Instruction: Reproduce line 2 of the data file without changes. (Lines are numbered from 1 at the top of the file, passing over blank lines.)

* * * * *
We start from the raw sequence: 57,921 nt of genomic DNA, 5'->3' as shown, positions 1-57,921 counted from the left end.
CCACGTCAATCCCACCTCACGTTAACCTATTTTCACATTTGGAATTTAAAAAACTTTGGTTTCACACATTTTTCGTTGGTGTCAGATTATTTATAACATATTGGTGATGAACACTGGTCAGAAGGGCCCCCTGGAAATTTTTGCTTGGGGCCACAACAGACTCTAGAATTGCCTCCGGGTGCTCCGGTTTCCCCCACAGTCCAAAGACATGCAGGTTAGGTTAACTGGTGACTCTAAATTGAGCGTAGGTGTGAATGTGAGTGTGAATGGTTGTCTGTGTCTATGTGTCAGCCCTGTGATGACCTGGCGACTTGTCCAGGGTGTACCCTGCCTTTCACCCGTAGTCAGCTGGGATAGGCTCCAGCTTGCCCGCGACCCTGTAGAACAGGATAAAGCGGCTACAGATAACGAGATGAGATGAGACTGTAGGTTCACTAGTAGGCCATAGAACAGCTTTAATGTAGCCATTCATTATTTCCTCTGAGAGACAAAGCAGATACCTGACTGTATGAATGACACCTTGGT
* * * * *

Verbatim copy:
CCACGTCAATCCCACCTCACGTTAACCTATTTTCACATTTGGAATTTAAAAAACTTTGGTTTCACACATTTTTCGTTGGTGTCAGATTATTTATAACATATTGGTGATGAACACTGGTCAGAAGGGCCCCCTGGAAATTTTTGCTTGGGGCCACAACAGACTCTAGAATTGCCTCCGGGTGCTCCGGTTTCCCCCACAGTCCAAAGACATGCAGGTTAGGTTAACTGGTGACTCTAAATTGAGCGTAGGTGTGAATGTGAGTGTGAATGGTTGTCTGTGTCTATGTGTCAGCCCTGTGATGACCTGGCGACTTGTCCAGGGTGTACCCTGCCTTTCACCCGTAGTCAGCTGGGATAGGCTCCAGCTTGCCCGCGACCCTGTAGAACAGGATAAAGCGGCTACAGATAACGAGATGAGATGAGACTGTAGGTTCACTAGTAGGCCATAGAACAGCTTTAATGTAGCCATTCATTATTTCCTCTGAGAGACAAAGCAGATACCTGACTGTATGAATGACACCTTGGT